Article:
Hello Everyone,This is my second post on this blog.Since,i have time for my visit to south east Asia and i’m free.I thought of penning down my thoughts on BMX.This article is about things to consider / look for before buying a bmx bike / bicycle.
BMX is heaven for people who rides bicycle(s).BMX was a big thing back in 90’s while i was growing up,It was illegal and sometimes when caught they used to take away bicycles because they consider it risky.Today i see a lot of people riding BMX in London,Wales,Nottingham and many other places without being worried about getting pulled and getting caught.It’s illegal in some countries tho.
So,Without further duo let me write Things to Look before buying a BMX
1.Know your Intentions first.
There are bikes designed specifically for certain types of riding, so knowing what you will use the bike for is huge when selecting a complete. Do you want to ride mostly street? Park? Dirt? Flatland? Even though you can technically use the same bike for everything, there are key factors on completes that make certain bikes better for certain disciplines of riding. If you aren’t sure which bike is right for which type of riding, then ask other riders at the skatepark or the guys at your local shop for some help.
2.Look for Chromoly
Chromoly is the type of strong, lightweight alloy metal all high-end BMX frames, forks, and bars are made from. Many complete bikes use steel construction in their frames, bars, and/or forks, which makes the bike less durable and a bit heavier. When looking for a complete bike, pay attention to the amount of chromoly used within a certain price range. For instance, if you see two bikes you like that are both in your price range, compare which one uses the most chromoly in their tubing.
3.Don’t expect things will last forever
Things wear out, parts break, and the harder you ride (or crash), the faster your bike will start to fall apart. This is just a part of the game. Also, you get what you pay for so don’t expect a $250 complete to hold up to as much abuse as a $1,000 bike. Be prepared to have things go wrong, but don’t let that discourage you. Learn to work on your bike, and refer to #9 on this list. Also, things on a new complete will have to break in or settle, so parts like headsets, chains, and spokes will need to be tightened shortly after your first few sessions.
4.Pick the proper size
Fractions of an inch seem miniscule, but can actually change the feeling of a bike drastically. Many complete bikes come with 20″ top tubes, which can be on the small side for a lot of riders. Luckily since companies have been stepping up their game recently, they have started to make complete bikes with 20.5″ or 20.75″ top tubes too. Also in the past handlebars on complete bikes have been notoriously low and/or narrow. If you have the luxury of going to a shop to buy your bike, test out the bike in the parking lot and make sure you feel comfortable on it. If the bike comes with wide bars, you can always cut them down to your liking for free, but you can’t make narrow bars wider without dropping some extra cash for a new set.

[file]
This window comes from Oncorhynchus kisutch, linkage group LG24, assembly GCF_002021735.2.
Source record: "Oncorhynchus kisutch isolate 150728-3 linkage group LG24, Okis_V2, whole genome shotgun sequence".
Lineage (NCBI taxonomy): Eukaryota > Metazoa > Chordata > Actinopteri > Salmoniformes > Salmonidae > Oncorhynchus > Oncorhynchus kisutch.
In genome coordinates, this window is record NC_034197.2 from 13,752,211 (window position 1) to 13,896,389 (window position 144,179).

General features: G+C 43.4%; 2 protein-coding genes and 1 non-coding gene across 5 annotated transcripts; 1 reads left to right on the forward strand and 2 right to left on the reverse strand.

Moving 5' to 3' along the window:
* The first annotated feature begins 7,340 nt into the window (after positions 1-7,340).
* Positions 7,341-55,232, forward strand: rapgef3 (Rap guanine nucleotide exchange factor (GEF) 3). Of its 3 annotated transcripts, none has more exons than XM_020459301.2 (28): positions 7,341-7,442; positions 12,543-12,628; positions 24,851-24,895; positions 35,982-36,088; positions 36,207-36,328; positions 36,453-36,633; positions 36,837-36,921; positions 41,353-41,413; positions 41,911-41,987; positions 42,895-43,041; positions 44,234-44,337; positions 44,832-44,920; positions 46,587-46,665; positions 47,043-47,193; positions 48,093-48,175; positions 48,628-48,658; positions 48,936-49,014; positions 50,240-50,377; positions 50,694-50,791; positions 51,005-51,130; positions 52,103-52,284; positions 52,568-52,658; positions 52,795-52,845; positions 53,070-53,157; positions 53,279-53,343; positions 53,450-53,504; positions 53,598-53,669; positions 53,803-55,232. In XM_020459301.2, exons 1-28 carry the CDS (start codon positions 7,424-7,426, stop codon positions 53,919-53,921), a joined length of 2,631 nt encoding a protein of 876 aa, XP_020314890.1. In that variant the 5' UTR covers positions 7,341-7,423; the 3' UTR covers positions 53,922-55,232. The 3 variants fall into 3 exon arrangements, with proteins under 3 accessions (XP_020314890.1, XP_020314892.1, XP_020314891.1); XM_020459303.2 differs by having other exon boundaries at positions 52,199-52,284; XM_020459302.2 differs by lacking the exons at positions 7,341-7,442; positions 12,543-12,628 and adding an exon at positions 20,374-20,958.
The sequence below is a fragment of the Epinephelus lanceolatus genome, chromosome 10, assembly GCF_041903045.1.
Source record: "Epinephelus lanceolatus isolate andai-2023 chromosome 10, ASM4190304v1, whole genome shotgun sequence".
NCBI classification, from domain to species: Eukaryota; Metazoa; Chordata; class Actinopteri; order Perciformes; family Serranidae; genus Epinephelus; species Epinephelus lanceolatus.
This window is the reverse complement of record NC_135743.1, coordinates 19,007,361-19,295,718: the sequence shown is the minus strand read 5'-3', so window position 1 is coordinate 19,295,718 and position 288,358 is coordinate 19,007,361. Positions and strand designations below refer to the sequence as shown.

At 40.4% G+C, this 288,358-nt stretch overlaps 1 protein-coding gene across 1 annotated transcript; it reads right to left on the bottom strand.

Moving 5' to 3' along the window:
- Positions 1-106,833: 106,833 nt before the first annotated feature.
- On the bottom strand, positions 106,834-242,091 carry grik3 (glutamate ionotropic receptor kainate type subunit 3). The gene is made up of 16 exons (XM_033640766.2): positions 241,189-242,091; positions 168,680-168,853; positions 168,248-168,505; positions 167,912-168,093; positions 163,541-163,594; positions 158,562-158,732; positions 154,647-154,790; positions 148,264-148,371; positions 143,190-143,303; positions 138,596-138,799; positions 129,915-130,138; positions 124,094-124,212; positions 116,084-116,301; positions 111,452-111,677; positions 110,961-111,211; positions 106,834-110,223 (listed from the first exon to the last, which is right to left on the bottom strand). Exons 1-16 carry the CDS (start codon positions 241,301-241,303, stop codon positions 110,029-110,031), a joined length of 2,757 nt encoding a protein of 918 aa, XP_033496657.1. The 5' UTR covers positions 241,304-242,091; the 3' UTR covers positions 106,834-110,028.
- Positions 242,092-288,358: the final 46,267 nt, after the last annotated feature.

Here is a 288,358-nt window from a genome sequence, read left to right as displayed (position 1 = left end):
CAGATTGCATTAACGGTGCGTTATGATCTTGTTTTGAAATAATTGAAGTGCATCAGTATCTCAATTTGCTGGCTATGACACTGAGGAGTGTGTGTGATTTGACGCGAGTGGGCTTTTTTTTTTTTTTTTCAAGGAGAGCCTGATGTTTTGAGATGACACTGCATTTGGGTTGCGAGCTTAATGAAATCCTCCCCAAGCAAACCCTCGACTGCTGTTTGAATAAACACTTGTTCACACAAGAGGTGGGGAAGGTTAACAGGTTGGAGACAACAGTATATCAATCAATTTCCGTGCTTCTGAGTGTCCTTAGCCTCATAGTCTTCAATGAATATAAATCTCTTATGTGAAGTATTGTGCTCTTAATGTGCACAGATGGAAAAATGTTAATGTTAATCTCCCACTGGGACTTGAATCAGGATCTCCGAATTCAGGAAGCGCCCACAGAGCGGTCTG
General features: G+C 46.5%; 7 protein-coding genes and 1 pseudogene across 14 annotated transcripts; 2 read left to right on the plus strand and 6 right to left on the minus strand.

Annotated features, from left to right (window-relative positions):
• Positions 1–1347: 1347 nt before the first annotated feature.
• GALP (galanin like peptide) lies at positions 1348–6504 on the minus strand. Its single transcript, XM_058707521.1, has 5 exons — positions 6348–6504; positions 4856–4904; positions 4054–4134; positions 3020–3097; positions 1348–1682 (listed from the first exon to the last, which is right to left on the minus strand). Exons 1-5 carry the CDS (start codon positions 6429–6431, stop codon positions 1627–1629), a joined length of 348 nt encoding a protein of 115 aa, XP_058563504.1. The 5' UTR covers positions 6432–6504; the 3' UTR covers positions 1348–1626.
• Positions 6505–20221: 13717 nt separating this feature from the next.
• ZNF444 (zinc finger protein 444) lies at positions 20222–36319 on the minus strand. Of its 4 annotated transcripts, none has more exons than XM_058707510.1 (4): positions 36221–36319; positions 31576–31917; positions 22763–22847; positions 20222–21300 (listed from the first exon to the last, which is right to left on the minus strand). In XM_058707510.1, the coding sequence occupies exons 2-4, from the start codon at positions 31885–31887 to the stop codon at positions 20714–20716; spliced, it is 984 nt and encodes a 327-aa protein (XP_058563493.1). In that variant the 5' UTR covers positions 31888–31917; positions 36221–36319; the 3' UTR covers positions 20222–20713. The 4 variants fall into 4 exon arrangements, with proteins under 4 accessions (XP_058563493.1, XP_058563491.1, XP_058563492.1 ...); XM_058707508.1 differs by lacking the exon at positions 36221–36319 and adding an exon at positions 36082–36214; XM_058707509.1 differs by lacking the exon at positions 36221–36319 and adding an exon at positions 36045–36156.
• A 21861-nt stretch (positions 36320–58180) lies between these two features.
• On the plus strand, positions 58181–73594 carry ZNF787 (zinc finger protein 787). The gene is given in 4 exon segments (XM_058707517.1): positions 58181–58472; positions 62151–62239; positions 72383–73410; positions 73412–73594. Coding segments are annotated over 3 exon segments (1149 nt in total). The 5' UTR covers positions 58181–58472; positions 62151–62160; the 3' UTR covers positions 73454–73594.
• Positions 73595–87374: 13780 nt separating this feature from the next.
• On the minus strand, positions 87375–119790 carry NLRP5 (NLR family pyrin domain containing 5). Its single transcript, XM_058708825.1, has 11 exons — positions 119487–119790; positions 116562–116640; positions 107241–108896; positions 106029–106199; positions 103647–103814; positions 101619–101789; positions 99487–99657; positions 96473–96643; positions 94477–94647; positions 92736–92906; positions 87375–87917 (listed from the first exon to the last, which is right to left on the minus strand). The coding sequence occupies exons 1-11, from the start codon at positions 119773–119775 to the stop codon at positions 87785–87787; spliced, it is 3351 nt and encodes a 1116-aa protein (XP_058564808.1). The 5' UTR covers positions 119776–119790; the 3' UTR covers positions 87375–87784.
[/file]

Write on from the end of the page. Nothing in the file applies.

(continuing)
5.Small parts make a difference
The components on a bike can make the complete really good, or really bad. It can also make the bike be really expensive, or really cheap. So check out all the parts on the bike to see what kind of quality you are getting. If the bike is spec’d with name brand parts like Shadow, Odyssey, or SNAFU, you know you are getting something better than generic parts. Also, on the “small” topic, look for a small gearing. A small sprocket in the front means less metal to get in the way of certain tricks, and less weight. At the same time, you don’t need a 25t sprocket to be cool. A 30t sprocket will still do the trick. However, if the bike comes with a 45t, watch out because the whole bike is probably outdated.
6.Know your Price
If this list was in any kind of order, this point would probably be at the top. Once you figure out what kind of riding you’ll be doing (which will help you decide the style of bike to look for), you need to figure out how much money you can spend. Set your limit, and do some hardcore comparisons of each complete in that price range. You can use mail order web sites, company Web sites, or company catalogs to get a good look at each of your options. Don’t get all worked up over the $1,200 complete if you can only afford to spend $500.
7.Look for Weight
We aren’t saying that you have to have a super light bike to be a good rider, but a lightweight complete bike usually means it has some good parts on it, and is made from good materials. Most quality aftermarket parts are lighter (and stronger) than the generic steel parts. Likewise, a stronger chromoly frame is lighter than an all-steel frame. Many people feel that a light bike can help you keep control over it better, and will allow you to ride longer without getting as tired.
These are some of the things i consider before buying an BMX and will suggest you the same.